zico wrote:I'm genuinely interested in trying to understand the anti-lockdown rationale ...
(There's an associated argument that cracking down on Covid deaths causes more cancer deaths, suicides and other forms of deaths. This argument states that hospitals should be more focused on treating non-Covid diseases. The big problem here is that if there's a Covid epidemic, the hospitals can't treat non-Covid diseases, because they'll be full of Covid patients. Even if there is capacity, as in the first wave, cancer patients will be deterred from visiting hospitals because of the risk of catching Covid. The only way around this is to prevent Covid patients from entering hospitals, but then they will die at home, and the death rate will be 4/5 times if they are denied medical care)
It's not true that hospitals can't treat non-Covid patients. There is/was a switch in resource to Covid treatment, but plenty of resource isn't compatible. In wave 1 many wards/operating theatres (and GP surgeries) were simply closed, but the operating theatres, GPs etc. weren't switched and used for treating Covid.
It also wasn't true that (most) cancer patients were deterred from going to hospital. Many Cancer facilities aren't even in conventional hospitals, and the ones that are were mostly segregated from the Covid parts (as was the case with most facilities where "zones" were created). I would suggest most cancer patients, and certainly those with first diagnosis would have welcomed the certainty and diagnosis of cancer despite the perceived risk of Covid transmission. Furthermore by closing GP surgeries, dentists, beauty salons etc a large number of early stage 1 detections will have been missed that become first diagnosed at stages 2 or 3, dangerous enough in itself, even more so with a backlog of treatments and queuing that might make them stage 3 or 4.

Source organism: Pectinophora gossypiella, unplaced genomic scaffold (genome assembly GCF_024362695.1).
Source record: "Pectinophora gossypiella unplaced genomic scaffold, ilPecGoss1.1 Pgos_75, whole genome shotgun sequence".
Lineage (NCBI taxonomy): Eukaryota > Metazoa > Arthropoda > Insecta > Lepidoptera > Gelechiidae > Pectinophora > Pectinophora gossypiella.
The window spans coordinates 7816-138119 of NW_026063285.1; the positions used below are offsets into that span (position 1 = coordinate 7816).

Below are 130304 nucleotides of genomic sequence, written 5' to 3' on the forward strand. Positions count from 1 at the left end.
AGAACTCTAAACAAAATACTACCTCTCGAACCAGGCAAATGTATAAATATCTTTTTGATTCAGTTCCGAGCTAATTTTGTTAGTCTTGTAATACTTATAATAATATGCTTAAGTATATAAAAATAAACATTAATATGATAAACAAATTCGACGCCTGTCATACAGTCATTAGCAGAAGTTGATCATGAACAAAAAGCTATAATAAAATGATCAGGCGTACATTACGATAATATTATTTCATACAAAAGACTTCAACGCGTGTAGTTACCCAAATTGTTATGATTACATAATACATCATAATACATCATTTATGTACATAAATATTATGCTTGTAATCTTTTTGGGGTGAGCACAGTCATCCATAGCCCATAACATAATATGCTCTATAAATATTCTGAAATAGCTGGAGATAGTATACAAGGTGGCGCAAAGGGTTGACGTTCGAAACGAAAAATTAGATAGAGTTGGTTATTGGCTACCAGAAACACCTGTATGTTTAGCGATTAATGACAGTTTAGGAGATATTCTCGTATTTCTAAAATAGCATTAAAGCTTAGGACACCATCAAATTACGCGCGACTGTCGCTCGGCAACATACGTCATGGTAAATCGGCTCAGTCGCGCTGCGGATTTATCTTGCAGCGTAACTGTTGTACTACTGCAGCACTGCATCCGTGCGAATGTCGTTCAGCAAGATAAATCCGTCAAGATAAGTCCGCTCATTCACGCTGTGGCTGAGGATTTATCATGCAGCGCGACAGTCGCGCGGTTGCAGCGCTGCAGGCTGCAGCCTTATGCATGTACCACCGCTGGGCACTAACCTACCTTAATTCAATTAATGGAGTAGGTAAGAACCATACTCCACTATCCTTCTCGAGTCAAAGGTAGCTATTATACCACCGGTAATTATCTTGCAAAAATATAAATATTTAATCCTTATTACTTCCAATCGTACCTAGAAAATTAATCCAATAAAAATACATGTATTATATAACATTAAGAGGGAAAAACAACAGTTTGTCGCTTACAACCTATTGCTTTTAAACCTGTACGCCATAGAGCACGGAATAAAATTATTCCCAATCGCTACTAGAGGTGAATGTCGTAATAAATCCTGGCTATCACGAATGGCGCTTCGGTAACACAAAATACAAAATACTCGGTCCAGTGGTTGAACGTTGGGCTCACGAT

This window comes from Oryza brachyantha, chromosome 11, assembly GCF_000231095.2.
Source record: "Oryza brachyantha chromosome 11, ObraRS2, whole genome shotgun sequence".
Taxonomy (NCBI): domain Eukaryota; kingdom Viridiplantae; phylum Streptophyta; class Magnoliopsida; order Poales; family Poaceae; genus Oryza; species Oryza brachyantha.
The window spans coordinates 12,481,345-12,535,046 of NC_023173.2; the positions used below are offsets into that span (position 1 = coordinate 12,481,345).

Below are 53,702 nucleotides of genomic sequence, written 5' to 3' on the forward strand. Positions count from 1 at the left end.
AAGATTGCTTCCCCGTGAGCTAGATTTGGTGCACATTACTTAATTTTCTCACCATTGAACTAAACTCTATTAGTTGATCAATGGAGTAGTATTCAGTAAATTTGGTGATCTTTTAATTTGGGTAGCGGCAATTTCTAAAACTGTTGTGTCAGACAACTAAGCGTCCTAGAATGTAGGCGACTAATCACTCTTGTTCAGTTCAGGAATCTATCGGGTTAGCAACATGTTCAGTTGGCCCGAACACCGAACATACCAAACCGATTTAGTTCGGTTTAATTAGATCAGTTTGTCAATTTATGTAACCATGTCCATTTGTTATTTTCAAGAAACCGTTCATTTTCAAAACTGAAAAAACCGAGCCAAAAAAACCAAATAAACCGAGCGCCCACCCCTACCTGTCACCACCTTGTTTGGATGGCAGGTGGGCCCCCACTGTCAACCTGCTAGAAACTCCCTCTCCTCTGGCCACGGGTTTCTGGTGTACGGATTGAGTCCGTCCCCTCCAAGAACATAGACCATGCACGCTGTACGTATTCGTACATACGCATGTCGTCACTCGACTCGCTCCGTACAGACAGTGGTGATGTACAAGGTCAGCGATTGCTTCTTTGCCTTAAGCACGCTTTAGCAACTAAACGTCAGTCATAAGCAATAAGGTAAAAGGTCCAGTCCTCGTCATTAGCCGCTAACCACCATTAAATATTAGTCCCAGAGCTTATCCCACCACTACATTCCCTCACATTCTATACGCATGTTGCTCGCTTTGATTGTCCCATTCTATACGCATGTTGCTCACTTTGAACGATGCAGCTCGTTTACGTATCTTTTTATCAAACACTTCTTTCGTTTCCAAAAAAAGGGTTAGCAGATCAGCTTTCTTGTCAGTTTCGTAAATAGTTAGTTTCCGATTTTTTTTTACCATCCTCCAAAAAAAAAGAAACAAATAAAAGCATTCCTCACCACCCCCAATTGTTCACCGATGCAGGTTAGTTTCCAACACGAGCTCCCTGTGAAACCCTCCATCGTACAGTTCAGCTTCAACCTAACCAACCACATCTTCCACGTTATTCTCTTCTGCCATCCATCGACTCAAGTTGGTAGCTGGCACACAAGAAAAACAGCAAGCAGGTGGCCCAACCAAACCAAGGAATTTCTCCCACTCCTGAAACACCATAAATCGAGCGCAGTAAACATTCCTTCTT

Of course when wave 1 accelerated with a disease that was "new" and "scary" mistakes will have been made. As more was learnt, and specifically as the casualty numbers, be that tests, cases, deaths, or some other measurement plummeted post April to July/August etc it was scandalous that so many NHS facilities remained closed. Not only were Covid wards nearly empty (or completely unused in the case of some Nightingale hospitals) but the closed non-Covid facilities remained mothballed.
I think it perfectly possible to hold a view that (some) lockdowns, to use that crude term, are necessary at different points in the "cycle", but that more effective or efficient use of facilities under that lockdown should have, and should be happening. To many advocates, and managers of the pandemic the "Covid" excuse for making decisions to close or limit things has been argued for or executed extremely badly. Wave 2 has shown a degree of learning from the earlier months, and schools are open for instance. But it is still the case that many GP surgeries are effectively closed, as are many dentists, and a host of health provision is both severely curtailed and subject to large waiting lists, queues and rationing.